Restaurants to Die For

Ransom Riggs

There are certain cross-cultural no-nos when it comes to designing, naming and theming a restaurant, the primary among them being, don't associate your restaurant in people's minds with things that taste bad, and things you should under no circumstances eat. Poison, for instance, makes a good band name but a terrible restaurant name. (See example at left.) A close second, in my book, is death, dying or dead people -- I've always found it extremely weird when people put out little snacks and coffee at funeral parlors, for instance. I'm near dead people; I don't want anything in my mouth. But just as with every seemingly hard-and-fast rule, there are people out there to break them; much to our amazement there are not one but several restaurants that trade on death as a theme.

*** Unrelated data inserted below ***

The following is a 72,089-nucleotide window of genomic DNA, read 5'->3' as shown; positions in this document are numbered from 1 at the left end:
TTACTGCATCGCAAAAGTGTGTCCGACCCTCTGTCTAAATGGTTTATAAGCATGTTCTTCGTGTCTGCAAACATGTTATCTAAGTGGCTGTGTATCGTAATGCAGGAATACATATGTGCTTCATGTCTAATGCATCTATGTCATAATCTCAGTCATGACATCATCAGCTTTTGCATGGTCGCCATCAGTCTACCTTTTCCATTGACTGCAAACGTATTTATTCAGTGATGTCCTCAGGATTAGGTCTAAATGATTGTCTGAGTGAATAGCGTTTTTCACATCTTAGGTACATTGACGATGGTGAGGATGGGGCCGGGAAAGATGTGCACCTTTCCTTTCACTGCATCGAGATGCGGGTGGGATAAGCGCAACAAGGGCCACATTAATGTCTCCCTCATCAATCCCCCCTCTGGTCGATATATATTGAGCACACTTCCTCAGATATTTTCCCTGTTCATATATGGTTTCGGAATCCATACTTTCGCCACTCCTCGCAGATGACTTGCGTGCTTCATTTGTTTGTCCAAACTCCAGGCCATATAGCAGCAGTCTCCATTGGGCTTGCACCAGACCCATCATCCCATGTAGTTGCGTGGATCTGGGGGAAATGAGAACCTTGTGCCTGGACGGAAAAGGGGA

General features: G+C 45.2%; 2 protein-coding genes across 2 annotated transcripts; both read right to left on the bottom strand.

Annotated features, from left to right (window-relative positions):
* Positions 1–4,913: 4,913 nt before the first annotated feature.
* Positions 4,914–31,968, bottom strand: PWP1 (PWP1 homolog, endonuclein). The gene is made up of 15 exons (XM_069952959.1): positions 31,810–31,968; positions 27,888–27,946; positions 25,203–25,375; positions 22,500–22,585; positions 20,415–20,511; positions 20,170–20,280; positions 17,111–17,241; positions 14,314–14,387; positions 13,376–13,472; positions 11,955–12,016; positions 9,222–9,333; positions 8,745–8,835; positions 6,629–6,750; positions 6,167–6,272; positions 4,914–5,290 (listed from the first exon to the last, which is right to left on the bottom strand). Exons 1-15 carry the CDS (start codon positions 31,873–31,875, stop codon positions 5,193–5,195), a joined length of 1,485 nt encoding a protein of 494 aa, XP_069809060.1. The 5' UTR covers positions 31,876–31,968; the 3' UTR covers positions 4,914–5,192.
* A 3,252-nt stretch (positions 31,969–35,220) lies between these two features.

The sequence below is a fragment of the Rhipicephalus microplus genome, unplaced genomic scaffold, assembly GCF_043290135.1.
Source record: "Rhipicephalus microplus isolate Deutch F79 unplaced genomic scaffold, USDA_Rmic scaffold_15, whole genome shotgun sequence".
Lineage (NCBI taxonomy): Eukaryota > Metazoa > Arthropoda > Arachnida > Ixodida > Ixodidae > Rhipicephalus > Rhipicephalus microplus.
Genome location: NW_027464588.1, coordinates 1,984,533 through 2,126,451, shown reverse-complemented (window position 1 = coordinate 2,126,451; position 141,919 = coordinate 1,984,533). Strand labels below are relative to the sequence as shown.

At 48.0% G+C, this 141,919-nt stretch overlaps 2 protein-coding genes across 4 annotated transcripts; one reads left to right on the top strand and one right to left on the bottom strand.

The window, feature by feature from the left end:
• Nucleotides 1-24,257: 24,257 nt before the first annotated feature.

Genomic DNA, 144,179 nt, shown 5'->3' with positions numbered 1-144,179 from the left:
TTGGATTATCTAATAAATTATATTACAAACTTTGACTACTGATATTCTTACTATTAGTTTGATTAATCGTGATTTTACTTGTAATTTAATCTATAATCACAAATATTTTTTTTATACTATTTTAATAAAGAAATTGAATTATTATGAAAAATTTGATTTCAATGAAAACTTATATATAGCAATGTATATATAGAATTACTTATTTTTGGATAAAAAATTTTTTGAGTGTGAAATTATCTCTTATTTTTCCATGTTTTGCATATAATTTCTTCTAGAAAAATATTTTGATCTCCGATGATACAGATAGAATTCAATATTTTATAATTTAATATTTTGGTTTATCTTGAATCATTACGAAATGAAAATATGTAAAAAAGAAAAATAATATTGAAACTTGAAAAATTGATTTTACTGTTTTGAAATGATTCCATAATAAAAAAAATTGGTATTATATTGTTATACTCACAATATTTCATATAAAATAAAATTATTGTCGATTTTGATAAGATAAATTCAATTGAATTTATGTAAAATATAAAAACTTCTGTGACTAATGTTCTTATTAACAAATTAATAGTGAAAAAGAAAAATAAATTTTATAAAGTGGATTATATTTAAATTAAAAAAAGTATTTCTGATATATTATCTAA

Nestled at the foothills of the Carpathian Mountains -- home, not inappropriately, to Dracula's Castle -- is Ukraine's newest eatery, Eternity. The building itself is fashioned in the shape of a giant coffin, 20 meters by 6 meters, and decorated on the inside with wreath displays and, naturally, more coffins. Its dishes sport mysterious titles like "Nine Days," "Forty Days" and "Let's Meet in Heaven," the third of which seems a foregone conclusion after you've ingested the first two. Apparently its owners are hoping to get into the Guinness Book as the world's largest coffin. (I guess there's no category for "grossest restaurant," or they'd win that one hands-down.)

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The "Lucky" Hotel

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The Heart Attack Grill

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